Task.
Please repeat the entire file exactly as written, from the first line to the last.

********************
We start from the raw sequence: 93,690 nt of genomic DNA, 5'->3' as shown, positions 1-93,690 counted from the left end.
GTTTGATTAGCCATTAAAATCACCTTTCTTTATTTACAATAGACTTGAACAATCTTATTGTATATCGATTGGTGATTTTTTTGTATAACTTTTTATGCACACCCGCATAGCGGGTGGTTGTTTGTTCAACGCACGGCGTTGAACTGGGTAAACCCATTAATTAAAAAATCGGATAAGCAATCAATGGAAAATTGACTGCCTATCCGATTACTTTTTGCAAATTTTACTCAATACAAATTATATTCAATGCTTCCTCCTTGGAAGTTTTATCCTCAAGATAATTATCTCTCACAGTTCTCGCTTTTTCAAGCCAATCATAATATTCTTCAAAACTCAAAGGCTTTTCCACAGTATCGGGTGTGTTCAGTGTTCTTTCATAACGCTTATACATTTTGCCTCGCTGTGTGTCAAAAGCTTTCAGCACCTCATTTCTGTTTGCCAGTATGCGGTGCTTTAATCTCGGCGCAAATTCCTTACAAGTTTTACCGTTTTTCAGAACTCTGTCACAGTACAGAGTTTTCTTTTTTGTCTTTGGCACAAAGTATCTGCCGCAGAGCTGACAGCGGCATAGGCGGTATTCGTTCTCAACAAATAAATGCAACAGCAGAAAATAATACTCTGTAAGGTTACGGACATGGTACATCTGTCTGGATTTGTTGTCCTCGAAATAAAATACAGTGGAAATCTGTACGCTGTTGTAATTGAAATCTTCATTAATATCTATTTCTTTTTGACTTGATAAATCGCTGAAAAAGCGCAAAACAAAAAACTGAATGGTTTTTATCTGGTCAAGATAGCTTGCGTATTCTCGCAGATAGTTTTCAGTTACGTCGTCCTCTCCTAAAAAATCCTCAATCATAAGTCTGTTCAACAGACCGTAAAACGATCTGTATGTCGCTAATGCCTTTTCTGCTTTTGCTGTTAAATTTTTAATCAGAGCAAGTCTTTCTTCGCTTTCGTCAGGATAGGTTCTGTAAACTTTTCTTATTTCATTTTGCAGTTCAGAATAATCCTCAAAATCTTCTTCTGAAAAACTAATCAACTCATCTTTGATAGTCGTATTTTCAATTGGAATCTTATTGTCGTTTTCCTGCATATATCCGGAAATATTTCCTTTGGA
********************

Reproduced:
We start from the raw sequence: 93,690 nt of genomic DNA, 5'->3' as shown, positions 1-93,690 counted from the left end.
GTTTGATTAGCCATTAAAATCACCTTTCTTTATTTACAATAGACTTGAACAATCTTATTGTATATCGATTGGTGATTTTTTTGTATAACTTTTTATGCACACCCGCATAGCGGGTGGTTGTTTGTTCAACGCACGGCGTTGAACTGGGTAAACCCATTAATTAAAAAATCGGATAAGCAATCAATGGAAAATTGACTGCCTATCCGATTACTTTTTGCAAATTTTACTCAATACAAATTATATTCAATGCTTCCTCCTTGGAAGTTTTATCCTCAAGATAATTATCTCTCACAGTTCTCGCTTTTTCAAGCCAATCATAATATTCTTCAAAACTCAAAGGCTTTTCCACAGTATCGGGTGTGTTCAGTGTTCTTTCATAACGCTTATACATTTTGCCTCGCTGTGTGTCAAAAGCTTTCAGCACCTCATTTCTGTTTGCCAGTATGCGGTGCTTTAATCTCGGCGCAAATTCCTTACAAGTTTTACCGTTTTTCAGAACTCTGTCACAGTACAGAGTTTTCTTTTTTGTCTTTGGCACAAAGTATCTGCCGCAGAGCTGACAGCGGCATAGGCGGTATTCGTTCTCAACAAATAAATGCAACAGCAGAAAATAATACTCTGTAAGGTTACGGACATGGTACATCTGTCTGGATTTGTTGTCCTCGAAATAAAATACAGTGGAAATCTGTACGCTGTTGTAATTGAAATCTTCATTAATATCTATTTCTTTTTGACTTGATAAATCGCTGAAAAAGCGCAAAACAAAAAACTGAATGGTTTTTATCTGGTCAAGATAGCTTGCGTATTCTCGCAGATAGTTTTCAGTTACGTCGTCCTCTCCTAAAAAATCCTCAATCATAAGTCTGTTCAACAGACCGTAAAACGATCTGTATGTCGCTAATGCCTTTTCTGCTTTTGCTGTTAAATTTTTAATCAGAGCAAGTCTTTCTTCGCTTTCGTCAGGATAGGTTCTGTAAACTTTTCTTATTTCATTTTGCAGTTCAGAATAATCCTCAAAATCTTCTTCTGAAAAACTAATCAACTCATCTTTGATAGTCGTATTTTCAATTGGAATCTTATTGTCGTTTTCCTGCATATATCCGGAAATATTTCCTTTGGA